The First Convention Broadcast: Radio at the 1924 Conventions
Eighty years ago this summer, Nelson Poynter, a 20-year-old reporter for the Indianapolis Star, attended his first presidential convention.
As he covered the 1924 Democratic convention at New York City's old Madison Square Garden, Poynter, along with most of the reporters there, probably noticed an announcer sitting in a small glass booth broadcasting stories for a new medium called radio.
If 2004 is the year of the weblog, 1924 is remembered as the year radio and broadcasting first came to the conventions.
Every four years journalists experiment with new inventions at presidential conventions. Some historical periods offer more innovation than others do, but the conventions serve as interesting markers about the evolution of news technology.
For example, in 1844 there was a presidential convention in Baltimore where news was sent by telegraph for the first time. By the time of the 1880 conventions, reporters could use two new gadgets called the telephone and the modern typewriter.
During the 1924 conventions the exciting new technology was radio.
The first radio program broadcast from a presidential convention took place on June 10, 1924 at the Republican convention in Cleveland, Ohio. Radio's big news story during the two-day convention was the nomination of Calvin Coolidge as the Republican presidential nominee.
New York City's WEAF and WJZ were the largest radio stations airing the broadcast. They were part of two separate and competitive radio networks organized by AT&T and RCA. Approximately 18 stations heard the convention on AT&T affiliated stations and a smaller number listened to RCA stations. Since AT&T controlled most of the wires for radio transmission, the RCA company was forced to use Western Union wires to broadcast the event.
RCA sold radios. Lots of radios. One of the company's print ads promoting convention coverage also promoted new Radiola radios:
Cheer with the galleries when the delegates march in! No 'influence' needed this year for a gallery seat at the big political conventions! Get it all with a Radiola Super-Heterodyne. When the delegates march in –- their banners screaming; when the bands play and the galleries cheer –- be there with a 'Super-Het.' Hear the pros and cons as they fight their way to a 'platform' for you. Hear the speeches for the 'favorite son.' The sudden stillness when the voice of a great speaker rings out. The stamps and whistle and shrill of competitive cheering. Hear the actual nomination of a president. It used to be all for the delegates' wives and the 'big' folks of politics. Now it's for everybody. Listen in. Get it all! With the newest Radiola.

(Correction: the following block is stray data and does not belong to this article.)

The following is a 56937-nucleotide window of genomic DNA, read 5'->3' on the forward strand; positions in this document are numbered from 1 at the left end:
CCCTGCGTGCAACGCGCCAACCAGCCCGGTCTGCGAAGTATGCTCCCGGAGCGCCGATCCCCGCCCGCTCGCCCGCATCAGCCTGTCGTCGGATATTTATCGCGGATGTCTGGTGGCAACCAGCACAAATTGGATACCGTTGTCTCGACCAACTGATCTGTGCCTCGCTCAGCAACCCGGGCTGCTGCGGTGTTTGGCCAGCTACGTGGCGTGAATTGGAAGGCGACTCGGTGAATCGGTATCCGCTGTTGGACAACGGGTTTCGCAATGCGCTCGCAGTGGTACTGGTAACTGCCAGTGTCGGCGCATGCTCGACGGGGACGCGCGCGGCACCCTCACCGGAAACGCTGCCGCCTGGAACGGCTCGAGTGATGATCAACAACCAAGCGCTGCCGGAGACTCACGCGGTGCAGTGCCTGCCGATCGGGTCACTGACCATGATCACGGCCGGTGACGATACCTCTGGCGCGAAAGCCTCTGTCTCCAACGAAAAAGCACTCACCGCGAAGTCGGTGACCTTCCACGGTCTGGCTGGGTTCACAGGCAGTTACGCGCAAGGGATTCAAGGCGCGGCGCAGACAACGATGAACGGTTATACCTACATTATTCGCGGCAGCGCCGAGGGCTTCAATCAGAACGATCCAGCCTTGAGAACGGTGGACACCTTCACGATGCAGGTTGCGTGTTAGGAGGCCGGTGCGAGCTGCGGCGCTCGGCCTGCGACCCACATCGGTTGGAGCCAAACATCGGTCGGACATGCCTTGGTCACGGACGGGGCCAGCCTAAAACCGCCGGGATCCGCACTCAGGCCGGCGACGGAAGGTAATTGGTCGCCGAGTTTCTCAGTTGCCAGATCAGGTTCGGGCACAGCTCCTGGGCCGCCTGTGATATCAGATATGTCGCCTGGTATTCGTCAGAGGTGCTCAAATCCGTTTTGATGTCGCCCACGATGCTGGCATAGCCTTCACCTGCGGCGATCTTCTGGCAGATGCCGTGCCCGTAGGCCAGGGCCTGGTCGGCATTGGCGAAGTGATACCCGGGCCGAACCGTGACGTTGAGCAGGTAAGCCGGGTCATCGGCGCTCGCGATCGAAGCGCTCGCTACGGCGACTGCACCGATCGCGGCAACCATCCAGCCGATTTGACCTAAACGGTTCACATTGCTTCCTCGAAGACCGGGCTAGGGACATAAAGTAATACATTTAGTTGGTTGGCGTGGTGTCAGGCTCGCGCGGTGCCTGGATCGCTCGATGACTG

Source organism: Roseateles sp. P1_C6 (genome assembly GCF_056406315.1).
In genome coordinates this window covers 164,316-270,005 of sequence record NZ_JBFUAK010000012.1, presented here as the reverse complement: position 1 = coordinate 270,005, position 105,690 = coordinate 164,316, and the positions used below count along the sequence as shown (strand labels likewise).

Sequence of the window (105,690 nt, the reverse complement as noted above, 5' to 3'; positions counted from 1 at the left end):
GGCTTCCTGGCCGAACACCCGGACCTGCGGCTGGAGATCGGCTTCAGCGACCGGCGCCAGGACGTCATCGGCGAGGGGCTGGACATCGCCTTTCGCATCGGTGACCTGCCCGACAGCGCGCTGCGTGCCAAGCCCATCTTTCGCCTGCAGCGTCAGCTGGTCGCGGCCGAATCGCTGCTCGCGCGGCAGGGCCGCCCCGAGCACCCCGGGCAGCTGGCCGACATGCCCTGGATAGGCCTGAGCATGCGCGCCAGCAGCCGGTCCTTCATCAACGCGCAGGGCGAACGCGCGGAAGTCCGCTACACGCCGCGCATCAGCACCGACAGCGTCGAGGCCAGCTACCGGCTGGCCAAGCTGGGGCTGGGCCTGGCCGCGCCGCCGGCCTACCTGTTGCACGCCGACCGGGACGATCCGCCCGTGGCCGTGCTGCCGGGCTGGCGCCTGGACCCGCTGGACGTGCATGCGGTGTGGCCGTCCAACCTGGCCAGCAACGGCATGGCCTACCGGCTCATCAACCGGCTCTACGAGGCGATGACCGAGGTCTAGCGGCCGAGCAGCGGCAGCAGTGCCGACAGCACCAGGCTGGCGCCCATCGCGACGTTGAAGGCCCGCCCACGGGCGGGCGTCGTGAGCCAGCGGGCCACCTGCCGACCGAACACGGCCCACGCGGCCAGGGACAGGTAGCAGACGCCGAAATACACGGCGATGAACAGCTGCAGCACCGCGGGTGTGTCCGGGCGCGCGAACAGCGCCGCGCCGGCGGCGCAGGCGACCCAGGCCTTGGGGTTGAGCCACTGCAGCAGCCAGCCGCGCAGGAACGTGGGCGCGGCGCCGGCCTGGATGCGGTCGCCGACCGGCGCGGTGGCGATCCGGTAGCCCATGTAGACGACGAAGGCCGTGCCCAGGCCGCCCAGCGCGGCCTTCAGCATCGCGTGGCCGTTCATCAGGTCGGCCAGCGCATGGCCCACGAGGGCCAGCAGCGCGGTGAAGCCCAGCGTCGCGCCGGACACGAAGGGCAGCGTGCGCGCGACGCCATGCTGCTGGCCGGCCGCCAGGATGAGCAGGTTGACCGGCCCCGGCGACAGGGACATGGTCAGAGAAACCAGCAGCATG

Wireless Age editor Major J. Andrew White served as the RCA announcer at the convention. The AT&T radio announcer was Graham McNamee. McNamee also covered sports for WEAF and later worked as an announcer for Universal Newsreels.
Erik Barnouw's, "A Tower in Babel: A History of Broadcasting in the United States to 1933," describes what it must have been like to look around the convention hall: "Each of the main announcers worked in a small glass box on the platform. For added perspective Carlin (who assisted McNamee) was in a birdcage-like contraption hanging high above the floor among the steel girders of the arena. There were microphones to pick up speeches, band music, pipe organ, and crowd sounds."
After the Republican convention, all of the radio equipment was moved to New York City for the Democratic convention. None of the radio announcers or engineers could have imagined the challenge before them. Instead of the uneventful, well-organized two-day convention in Cleveland, it took the Democrats 15 days and 103 roll call votes to choose a nominee.
It was a long, hot, crowded convention at the old Madison Square Garden. The Democrats began on June 24 and didn't finish until July 9. When it was all over, John W. Davis, a former congressman from West Virginia, was chosen as a compromise candidate.
There was a great deal of airtime to fill and the quality of the reports varied, especially at lunch hour.
WJZ assistant Norman Brokenshire sat in for the RCA announcer during lunch. One day, while the regular announcer was away, a fight broke out near Brokenshire and his microphone. Contrary to the convention rule that disturbances would not be broadcast, Brokenshire was caught up in the moment and aired the fight live.